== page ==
President Obama’s health care law will push 7 million people out of their job-based insurance coverage — nearly twice the previous estimate, according to the latest estimates from the Congressional Budget Office released Tuesday.
CBO said that this year’s tax cuts have changed the incentives for businesses and made it less attractive to pay for insurance, meaning fewer will decide to do so. Instead, they’ll choose to pay a penalty to the government, totaling $13 billion in higher fees over the next decade.
Daily Archives: February 5, 2013
160 John Street is back, now asking $28.5 million for the house, the 8 acres it sits on and another four 2+ acre building lots/ horse stable stuff, for a total of 18 acres.
The whole shebang started looking for a buyer two agents ago in 2009, when it was priced at $39,500,000. That dropped to $32.5 in 2010 and then was jacked up again to $41 million in 2011 and when it still didn’t sell and a new broker was brought in, she raised the rice to $45 million. I tell you, that’s a tactic that just doesn’t work, even though your common sense says it’s bound to. A real puzzler, that.
So here it again, at its lowest price yet. Will this third time be the charm? It’s gorgeous land and depending on your feeling for Robert Lamb Hart designs, there’s a house that comes with it that you could keep. We’ll see.
Little brother Anthony (big brother to you, Gideon), the very Bovina Bloviator Blogger himself, digs up the secret that explains why Miss O’Clay has so much free time on her hands. UPDATE: She’s substituted my name for hers on the link – this is the behavior of a 45-year old temp lawyer? Shocking, I say, it’s simply shocking!
Darn it, just as things were warming up, Barbara O’Clay calls it a day. But does she commit a tort by doing so?
Miss Clay has retreated to the sidelines, which is too bad, because I suppose it means I have to go back to work. But her parting shot seems to be calling for someone else to take up her cause, and that might just constitute the tort of champerty. Here’s what she posts:
Submitted on 2013/02/05 at 4:09 pm
Who would like to take this case? Seriously, I have no time working 24/7. Call me if you want it. I wasn’t “canned” by David Boies, so I think we’re set. I alerted Crius that this was going on as it’s a circus show now thanks to cf. This will be the last post I make. You all have been great fun. Thanks for all the kind comments. Best to you all.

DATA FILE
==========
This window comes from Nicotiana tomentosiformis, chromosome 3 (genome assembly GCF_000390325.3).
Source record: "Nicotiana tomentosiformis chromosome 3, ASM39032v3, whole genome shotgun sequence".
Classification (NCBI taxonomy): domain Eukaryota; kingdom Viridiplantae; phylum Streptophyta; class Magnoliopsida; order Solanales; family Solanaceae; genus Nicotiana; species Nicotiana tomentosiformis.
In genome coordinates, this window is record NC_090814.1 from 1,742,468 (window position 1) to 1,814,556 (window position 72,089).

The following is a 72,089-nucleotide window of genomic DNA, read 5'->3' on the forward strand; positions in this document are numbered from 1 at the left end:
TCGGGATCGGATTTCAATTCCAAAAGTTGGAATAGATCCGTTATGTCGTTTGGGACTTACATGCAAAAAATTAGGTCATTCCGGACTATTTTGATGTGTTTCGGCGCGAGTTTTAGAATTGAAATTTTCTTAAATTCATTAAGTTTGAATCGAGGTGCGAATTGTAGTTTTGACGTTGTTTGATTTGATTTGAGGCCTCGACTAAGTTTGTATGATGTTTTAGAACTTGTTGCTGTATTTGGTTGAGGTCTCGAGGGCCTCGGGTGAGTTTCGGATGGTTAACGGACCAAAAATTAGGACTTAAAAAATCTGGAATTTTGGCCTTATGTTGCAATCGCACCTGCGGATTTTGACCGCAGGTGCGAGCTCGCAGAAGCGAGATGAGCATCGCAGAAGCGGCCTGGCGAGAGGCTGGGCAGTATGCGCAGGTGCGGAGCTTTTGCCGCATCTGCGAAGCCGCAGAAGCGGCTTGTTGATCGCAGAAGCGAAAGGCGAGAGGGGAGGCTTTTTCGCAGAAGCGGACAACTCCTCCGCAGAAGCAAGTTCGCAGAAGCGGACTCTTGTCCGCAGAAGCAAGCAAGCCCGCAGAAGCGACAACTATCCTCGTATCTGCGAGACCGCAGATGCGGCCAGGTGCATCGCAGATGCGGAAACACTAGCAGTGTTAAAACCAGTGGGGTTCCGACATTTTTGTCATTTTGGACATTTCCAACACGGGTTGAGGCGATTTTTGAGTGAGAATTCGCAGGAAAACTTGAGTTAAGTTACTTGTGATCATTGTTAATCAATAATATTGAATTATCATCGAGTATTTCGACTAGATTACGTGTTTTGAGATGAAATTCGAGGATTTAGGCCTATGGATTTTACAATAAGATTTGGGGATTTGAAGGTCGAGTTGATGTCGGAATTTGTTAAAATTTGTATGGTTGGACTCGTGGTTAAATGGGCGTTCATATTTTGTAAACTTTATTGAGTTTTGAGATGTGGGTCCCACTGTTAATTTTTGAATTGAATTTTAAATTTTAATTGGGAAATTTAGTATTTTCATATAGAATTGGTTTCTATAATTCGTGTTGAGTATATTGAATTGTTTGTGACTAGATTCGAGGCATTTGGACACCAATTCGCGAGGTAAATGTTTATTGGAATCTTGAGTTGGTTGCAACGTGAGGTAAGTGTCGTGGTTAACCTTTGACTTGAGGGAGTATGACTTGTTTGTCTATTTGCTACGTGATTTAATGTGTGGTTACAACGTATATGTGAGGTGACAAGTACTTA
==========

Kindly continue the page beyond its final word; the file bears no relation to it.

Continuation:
And here’s how Wikipedia defines Champerty – I wouldn’t know whether they got it right, having failed law school and all that, but it seems to jibe with the definition I once read on the back of an “Inspiring Tales for Young Lawyers” card set, back in the day.
Champerty and maintenance are doctrines in common law jurisdictions, that aim to preclude frivolous litigation. “Maintenance” is the intermeddling of a disinterested party to encourage a lawsuit. It is “A taking in hand, a bearing up or upholding of quarrels or sides, to the disturbance of the common right.” “Champerty” is the “maintenance” of a person in a lawsuit on condition that the subject matter of the action is to be shared with the maintainer. Among laypersons, this is known as “buying into someone else’s lawsuit.”
In modern idiom maintenance is the support of litigation by a stranger without just cause. Champerty is an aggravated form of maintenance. The distinguishing feature of champerty is the support of litigation by a stranger in return for a share of the proceeds.
At common law, maintenance and champerty were both crimes and torts, as was barratry, the bringing of vexatious litigation. This is generally no longer so as during the nineteenth century, the development of legal ethics tended to obviate the risks to the public, particularly after the scandal of the Swynfen will case (1856–1864). However, the principles are relevant to modern contingent fee agreements between a lawyerand a client and to the assignment by a plaintiff of his rights in a lawsuit to someone with no connection to the case. Champertous contracts can still, depending on jurisdiction, be void for public policy or attract liability for costs.